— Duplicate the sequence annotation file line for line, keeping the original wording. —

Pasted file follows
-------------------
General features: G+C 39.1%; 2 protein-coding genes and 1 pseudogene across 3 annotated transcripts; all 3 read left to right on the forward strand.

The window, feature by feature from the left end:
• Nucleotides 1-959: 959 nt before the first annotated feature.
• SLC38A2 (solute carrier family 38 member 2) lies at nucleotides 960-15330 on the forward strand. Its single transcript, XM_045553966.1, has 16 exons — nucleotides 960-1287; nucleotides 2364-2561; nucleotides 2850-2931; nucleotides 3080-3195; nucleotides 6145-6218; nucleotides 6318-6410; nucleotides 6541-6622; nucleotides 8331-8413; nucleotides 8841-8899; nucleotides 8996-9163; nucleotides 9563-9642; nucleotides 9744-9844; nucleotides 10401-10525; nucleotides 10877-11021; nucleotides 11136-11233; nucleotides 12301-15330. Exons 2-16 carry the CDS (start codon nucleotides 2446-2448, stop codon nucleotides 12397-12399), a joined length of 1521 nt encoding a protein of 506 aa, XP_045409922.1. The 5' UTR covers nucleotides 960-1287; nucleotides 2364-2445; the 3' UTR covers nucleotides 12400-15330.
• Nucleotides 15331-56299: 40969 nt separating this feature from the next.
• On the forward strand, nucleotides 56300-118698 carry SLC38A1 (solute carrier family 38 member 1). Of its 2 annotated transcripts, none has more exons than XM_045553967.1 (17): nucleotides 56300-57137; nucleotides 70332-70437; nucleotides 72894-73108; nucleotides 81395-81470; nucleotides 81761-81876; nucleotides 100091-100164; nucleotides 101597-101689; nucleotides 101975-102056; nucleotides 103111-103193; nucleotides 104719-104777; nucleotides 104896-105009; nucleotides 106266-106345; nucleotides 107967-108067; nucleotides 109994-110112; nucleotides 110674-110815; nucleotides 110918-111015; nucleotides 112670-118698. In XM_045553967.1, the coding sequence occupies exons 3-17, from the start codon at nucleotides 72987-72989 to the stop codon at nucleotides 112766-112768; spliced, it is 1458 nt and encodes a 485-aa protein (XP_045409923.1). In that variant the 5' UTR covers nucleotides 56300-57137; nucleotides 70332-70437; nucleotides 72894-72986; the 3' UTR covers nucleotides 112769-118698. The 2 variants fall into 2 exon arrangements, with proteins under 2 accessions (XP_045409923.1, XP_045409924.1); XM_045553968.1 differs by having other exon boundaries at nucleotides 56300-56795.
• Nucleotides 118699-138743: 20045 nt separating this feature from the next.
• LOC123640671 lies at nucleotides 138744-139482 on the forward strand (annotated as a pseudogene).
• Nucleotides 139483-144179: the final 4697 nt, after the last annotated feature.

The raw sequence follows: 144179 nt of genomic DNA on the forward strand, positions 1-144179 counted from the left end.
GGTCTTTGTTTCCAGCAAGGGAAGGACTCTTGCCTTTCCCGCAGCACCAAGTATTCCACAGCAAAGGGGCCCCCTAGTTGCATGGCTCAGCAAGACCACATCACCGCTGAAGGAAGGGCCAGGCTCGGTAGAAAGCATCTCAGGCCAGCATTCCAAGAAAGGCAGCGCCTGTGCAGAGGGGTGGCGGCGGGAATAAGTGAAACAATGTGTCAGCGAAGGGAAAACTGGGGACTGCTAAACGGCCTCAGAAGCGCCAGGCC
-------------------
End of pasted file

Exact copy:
General features: G+C 39.1%; 2 protein-coding genes and 1 pseudogene across 3 annotated transcripts; all 3 read left to right on the forward strand.

The window, feature by feature from the left end:
• Nucleotides 1-959: 959 nt before the first annotated feature.
• SLC38A2 (solute carrier family 38 member 2) lies at nucleotides 960-15330 on the forward strand. Its single transcript, XM_045553966.1, has 16 exons — nucleotides 960-1287; nucleotides 2364-2561; nucleotides 2850-2931; nucleotides 3080-3195; nucleotides 6145-6218; nucleotides 6318-6410; nucleotides 6541-6622; nucleotides 8331-8413; nucleotides 8841-8899; nucleotides 8996-9163; nucleotides 9563-9642; nucleotides 9744-9844; nucleotides 10401-10525; nucleotides 10877-11021; nucleotides 11136-11233; nucleotides 12301-15330. Exons 2-16 carry the CDS (start codon nucleotides 2446-2448, stop codon nucleotides 12397-12399), a joined length of 1521 nt encoding a protein of 506 aa, XP_045409922.1. The 5' UTR covers nucleotides 960-1287; nucleotides 2364-2445; the 3' UTR covers nucleotides 12400-15330.
• Nucleotides 15331-56299: 40969 nt separating this feature from the next.
• On the forward strand, nucleotides 56300-118698 carry SLC38A1 (solute carrier family 38 member 1). Of its 2 annotated transcripts, none has more exons than XM_045553967.1 (17): nucleotides 56300-57137; nucleotides 70332-70437; nucleotides 72894-73108; nucleotides 81395-81470; nucleotides 81761-81876; nucleotides 100091-100164; nucleotides 101597-101689; nucleotides 101975-102056; nucleotides 103111-103193; nucleotides 104719-104777; nucleotides 104896-105009; nucleotides 106266-106345; nucleotides 107967-108067; nucleotides 109994-110112; nucleotides 110674-110815; nucleotides 110918-111015; nucleotides 112670-118698. In XM_045553967.1, the coding sequence occupies exons 3-17, from the start codon at nucleotides 72987-72989 to the stop codon at nucleotides 112766-112768; spliced, it is 1458 nt and encodes a 485-aa protein (XP_045409923.1). In that variant the 5' UTR covers nucleotides 56300-57137; nucleotides 70332-70437; nucleotides 72894-72986; the 3' UTR covers nucleotides 112769-118698. The 2 variants fall into 2 exon arrangements, with proteins under 2 accessions (XP_045409923.1, XP_045409924.1); XM_045553968.1 differs by having other exon boundaries at nucleotides 56300-56795.
• Nucleotides 118699-138743: 20045 nt separating this feature from the next.
• LOC123640671 lies at nucleotides 138744-139482 on the forward strand (annotated as a pseudogene).
• Nucleotides 139483-144179: the final 4697 nt, after the last annotated feature.

The raw sequence follows: 144179 nt of genomic DNA on the forward strand, positions 1-144179 counted from the left end.
GGTCTTTGTTTCCAGCAAGGGAAGGACTCTTGCCTTTCCCGCAGCACCAAGTATTCCACAGCAAAGGGGCCCCCTAGTTGCATGGCTCAGCAAGACCACATCACCGCTGAAGGAAGGGCCAGGCTCGGTAGAAAGCATCTCAGGCCAGCATTCCAAGAAAGGCAGCGCCTGTGCAGAGGGGTGGCGGCGGGAATAAGTGAAACAATGTGTCAGCGAAGGGAAAACTGGGGACTGCTAAACGGCCTCAGAAGCGCCAGGCC